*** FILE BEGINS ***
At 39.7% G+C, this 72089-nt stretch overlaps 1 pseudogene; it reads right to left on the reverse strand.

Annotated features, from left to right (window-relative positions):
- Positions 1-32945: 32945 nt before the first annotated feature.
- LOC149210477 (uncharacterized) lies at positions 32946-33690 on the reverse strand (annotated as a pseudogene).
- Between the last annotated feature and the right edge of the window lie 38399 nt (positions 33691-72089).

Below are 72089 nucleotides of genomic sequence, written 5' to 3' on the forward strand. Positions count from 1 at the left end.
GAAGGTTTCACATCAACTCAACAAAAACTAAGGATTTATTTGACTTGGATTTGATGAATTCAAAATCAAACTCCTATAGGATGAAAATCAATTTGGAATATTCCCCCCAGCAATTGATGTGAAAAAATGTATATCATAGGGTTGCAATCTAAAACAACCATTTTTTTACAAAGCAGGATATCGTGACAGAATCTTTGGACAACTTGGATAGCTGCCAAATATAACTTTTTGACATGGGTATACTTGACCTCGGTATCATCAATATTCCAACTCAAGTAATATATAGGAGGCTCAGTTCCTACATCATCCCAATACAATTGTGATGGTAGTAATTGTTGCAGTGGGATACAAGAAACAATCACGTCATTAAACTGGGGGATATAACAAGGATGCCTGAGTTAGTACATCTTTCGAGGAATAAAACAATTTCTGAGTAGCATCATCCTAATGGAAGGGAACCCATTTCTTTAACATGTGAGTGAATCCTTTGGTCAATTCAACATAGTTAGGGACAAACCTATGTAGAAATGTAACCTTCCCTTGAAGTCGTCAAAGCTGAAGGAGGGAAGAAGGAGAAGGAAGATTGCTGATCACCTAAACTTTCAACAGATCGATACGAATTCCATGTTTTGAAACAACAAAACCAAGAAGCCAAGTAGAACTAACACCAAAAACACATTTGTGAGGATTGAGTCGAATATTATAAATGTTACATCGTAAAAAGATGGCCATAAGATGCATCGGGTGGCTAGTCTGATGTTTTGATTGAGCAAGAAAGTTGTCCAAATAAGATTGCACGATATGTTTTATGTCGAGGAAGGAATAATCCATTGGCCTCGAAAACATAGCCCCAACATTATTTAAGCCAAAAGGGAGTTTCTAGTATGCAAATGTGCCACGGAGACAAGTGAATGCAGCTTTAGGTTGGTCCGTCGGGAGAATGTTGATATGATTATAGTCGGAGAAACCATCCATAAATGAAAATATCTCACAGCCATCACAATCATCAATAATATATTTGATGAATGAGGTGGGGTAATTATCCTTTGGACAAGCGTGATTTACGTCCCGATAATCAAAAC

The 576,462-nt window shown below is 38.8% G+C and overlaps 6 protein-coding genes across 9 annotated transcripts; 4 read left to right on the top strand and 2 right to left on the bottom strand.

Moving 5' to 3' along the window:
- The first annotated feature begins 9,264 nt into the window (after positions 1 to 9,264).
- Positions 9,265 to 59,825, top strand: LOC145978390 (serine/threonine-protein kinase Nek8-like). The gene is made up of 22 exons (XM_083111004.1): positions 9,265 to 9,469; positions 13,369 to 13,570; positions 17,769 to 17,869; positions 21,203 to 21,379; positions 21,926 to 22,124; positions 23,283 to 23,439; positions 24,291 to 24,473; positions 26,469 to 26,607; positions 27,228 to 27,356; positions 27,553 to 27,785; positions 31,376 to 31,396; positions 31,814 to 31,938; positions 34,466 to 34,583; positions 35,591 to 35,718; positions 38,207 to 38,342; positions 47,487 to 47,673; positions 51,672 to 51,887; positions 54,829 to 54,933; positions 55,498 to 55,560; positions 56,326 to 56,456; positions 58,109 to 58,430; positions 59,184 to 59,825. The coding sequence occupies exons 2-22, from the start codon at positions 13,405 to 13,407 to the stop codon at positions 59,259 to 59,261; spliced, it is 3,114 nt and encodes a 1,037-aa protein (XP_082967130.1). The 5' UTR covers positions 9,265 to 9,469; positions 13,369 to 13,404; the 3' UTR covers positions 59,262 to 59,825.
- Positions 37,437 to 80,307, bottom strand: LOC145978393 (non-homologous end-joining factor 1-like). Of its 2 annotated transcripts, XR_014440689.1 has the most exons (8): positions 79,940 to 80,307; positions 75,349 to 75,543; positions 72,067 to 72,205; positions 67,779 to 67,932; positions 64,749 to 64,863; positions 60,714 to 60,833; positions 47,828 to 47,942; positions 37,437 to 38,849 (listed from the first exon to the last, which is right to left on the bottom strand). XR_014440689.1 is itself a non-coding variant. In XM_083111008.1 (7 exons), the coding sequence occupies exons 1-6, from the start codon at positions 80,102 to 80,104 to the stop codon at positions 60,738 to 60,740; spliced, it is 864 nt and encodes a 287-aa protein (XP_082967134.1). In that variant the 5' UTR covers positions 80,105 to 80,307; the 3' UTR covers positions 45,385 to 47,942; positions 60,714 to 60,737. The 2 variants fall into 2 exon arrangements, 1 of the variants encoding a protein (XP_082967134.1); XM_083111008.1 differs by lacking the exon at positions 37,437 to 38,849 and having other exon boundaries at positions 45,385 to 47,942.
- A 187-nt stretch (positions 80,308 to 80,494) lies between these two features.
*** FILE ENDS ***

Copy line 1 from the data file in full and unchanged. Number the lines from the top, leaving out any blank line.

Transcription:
At 39.7% G+C, this 72089-nt stretch overlaps 1 pseudogene; it reads right to left on the reverse strand.